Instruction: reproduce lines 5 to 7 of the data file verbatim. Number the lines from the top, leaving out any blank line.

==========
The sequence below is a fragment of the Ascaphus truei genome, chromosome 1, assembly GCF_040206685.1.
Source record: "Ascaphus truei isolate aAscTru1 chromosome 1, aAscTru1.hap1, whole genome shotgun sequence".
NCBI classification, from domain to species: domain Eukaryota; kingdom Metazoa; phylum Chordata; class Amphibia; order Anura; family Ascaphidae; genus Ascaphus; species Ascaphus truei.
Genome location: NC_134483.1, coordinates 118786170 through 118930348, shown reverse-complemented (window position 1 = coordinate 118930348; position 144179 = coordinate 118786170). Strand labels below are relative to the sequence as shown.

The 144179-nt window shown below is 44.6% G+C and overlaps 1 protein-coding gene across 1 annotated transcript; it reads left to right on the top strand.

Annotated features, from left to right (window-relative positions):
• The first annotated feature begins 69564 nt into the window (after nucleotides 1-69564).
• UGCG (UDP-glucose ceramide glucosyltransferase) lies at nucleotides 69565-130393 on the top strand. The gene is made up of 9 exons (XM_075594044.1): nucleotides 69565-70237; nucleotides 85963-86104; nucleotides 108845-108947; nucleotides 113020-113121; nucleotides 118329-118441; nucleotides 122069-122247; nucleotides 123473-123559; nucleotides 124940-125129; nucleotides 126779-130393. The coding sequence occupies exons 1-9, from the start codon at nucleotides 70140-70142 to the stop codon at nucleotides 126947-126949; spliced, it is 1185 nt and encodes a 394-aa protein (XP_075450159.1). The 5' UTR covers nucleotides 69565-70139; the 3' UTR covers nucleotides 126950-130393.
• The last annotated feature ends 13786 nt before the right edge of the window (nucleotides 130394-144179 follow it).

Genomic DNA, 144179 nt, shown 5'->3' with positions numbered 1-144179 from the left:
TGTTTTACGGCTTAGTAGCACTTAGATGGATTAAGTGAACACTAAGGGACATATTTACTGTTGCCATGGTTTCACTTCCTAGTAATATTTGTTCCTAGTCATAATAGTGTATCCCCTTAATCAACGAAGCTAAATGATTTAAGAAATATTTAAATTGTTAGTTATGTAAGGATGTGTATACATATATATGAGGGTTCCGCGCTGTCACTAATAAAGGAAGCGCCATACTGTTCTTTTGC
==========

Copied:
The 144179-nt window shown below is 44.6% G+C and overlaps 1 protein-coding gene across 1 annotated transcript; it reads left to right on the top strand.

Annotated features, from left to right (window-relative positions):
• The first annotated feature begins 69564 nt into the window (after nucleotides 1-69564).